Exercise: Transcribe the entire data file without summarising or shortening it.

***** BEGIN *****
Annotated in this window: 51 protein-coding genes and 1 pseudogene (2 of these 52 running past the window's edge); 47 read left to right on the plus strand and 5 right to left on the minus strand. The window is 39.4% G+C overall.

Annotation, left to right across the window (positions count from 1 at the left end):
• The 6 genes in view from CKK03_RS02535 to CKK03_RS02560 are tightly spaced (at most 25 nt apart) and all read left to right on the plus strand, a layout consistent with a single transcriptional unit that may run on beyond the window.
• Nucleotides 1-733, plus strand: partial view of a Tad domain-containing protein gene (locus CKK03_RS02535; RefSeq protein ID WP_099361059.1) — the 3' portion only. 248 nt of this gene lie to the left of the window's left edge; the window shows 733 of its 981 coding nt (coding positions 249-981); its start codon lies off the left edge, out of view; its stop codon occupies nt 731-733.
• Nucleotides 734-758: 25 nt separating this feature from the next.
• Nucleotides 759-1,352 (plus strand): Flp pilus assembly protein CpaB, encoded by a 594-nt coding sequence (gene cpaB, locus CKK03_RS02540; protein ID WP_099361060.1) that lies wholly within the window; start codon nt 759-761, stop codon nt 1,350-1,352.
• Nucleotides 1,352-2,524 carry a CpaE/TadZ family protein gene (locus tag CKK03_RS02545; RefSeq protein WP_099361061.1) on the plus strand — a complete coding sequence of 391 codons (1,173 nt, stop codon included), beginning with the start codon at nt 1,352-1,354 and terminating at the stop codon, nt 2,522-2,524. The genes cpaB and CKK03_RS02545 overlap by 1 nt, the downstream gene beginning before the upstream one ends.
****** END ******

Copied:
Annotated in this window: 51 protein-coding genes and 1 pseudogene (2 of these 52 running past the window's edge); 47 read left to right on the plus strand and 5 right to left on the minus strand. The window is 39.4% G+C overall.

Annotation, left to right across the window (positions count from 1 at the left end):
• The 6 genes in view from CKK03_RS02535 to CKK03_RS02560 are tightly spaced (at most 25 nt apart) and all read left to right on the plus strand, a layout consistent with a single transcriptional unit that may run on beyond the window.
• Nucleotides 1-733, plus strand: partial view of a Tad domain-containing protein gene (locus CKK03_RS02535; RefSeq protein ID WP_099361059.1) — the 3' portion only. 248 nt of this gene lie to the left of the window's left edge; the window shows 733 of its 981 coding nt (coding positions 249-981); its start codon lies off the left edge, out of view; its stop codon occupies nt 731-733.
• Nucleotides 734-758: 25 nt separating this feature from the next.
• Nucleotides 759-1,352 (plus strand): Flp pilus assembly protein CpaB, encoded by a 594-nt coding sequence (gene cpaB, locus CKK03_RS02540; protein ID WP_099361060.1) that lies wholly within the window; start codon nt 759-761, stop codon nt 1,350-1,352.
• Nucleotides 1,352-2,524 carry a CpaE/TadZ family protein gene (locus tag CKK03_RS02545; RefSeq protein WP_099361061.1) on the plus strand — a complete coding sequence of 391 codons (1,173 nt, stop codon included), beginning with the start codon at nt 1,352-1,354 and terminating at the stop codon, nt 2,522-2,524. The genes cpaB and CKK03_RS02545 overlap by 1 nt, the downstream gene beginning before the upstream one ends.